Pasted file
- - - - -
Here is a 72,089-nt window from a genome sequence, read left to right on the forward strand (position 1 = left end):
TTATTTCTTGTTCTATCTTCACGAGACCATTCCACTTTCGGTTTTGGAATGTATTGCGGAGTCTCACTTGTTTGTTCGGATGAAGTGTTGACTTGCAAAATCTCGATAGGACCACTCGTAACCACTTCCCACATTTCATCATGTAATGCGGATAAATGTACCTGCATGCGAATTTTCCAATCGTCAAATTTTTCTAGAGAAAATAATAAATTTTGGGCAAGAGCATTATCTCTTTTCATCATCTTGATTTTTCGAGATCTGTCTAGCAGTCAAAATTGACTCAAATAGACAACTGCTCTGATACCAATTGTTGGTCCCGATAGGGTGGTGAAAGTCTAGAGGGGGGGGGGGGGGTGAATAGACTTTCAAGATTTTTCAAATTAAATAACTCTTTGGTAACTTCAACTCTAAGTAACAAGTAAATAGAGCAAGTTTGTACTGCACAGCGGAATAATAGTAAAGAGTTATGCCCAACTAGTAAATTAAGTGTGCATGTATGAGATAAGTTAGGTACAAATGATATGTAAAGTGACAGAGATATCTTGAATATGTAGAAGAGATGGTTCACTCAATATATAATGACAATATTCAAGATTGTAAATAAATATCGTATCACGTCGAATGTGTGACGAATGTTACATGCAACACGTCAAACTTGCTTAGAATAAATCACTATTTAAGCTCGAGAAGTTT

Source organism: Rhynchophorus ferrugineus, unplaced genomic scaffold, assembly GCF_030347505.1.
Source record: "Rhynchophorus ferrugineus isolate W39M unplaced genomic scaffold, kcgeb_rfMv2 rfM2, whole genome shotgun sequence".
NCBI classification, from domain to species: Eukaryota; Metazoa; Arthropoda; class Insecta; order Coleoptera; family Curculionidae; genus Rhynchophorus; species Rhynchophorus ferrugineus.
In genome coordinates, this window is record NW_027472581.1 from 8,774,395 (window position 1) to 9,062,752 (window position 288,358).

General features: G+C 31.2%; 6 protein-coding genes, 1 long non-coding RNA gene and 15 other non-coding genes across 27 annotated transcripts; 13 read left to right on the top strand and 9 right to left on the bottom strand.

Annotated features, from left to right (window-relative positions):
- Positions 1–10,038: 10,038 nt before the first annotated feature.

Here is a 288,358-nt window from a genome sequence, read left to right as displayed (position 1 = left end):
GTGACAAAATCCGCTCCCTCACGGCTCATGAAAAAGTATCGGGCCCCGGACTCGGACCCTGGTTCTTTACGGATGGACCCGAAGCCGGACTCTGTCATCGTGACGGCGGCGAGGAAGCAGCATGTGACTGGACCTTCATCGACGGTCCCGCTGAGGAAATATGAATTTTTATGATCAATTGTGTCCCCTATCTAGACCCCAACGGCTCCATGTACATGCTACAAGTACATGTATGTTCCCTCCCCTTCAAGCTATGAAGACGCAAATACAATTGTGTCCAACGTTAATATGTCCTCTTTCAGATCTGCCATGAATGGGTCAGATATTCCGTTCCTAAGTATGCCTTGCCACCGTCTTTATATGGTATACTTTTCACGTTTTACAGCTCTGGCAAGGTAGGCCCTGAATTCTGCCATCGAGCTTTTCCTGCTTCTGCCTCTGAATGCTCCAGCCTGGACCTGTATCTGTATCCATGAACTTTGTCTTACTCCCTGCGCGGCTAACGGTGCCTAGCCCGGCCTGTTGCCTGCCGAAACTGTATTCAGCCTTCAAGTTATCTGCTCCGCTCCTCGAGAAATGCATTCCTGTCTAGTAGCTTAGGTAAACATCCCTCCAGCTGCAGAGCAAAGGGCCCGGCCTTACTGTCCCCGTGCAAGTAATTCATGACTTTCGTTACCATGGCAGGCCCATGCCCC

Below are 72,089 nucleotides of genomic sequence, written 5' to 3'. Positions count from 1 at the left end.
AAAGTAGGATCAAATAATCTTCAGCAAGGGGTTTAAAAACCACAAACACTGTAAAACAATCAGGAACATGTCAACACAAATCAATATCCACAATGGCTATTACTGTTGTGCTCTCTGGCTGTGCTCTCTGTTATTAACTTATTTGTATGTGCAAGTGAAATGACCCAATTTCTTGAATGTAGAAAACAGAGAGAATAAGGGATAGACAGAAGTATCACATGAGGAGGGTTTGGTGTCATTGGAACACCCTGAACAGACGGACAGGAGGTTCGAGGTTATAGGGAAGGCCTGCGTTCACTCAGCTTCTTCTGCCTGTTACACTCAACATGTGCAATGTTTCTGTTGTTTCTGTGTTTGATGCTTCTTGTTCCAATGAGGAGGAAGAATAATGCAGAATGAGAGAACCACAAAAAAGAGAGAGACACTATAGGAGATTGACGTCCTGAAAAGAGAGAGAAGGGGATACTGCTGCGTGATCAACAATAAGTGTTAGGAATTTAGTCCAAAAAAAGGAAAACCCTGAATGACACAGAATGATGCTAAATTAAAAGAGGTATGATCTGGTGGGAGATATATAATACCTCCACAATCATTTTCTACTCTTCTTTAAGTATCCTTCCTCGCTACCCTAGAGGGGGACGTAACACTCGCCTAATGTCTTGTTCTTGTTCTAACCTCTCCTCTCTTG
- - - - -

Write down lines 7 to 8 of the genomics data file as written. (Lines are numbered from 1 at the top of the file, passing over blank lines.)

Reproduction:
General features: G+C 31.2%; 6 protein-coding genes, 1 long non-coding RNA gene and 15 other non-coding genes across 27 annotated transcripts; 13 read left to right on the top strand and 9 right to left on the bottom strand.

Annotated features, from left to right (window-relative positions):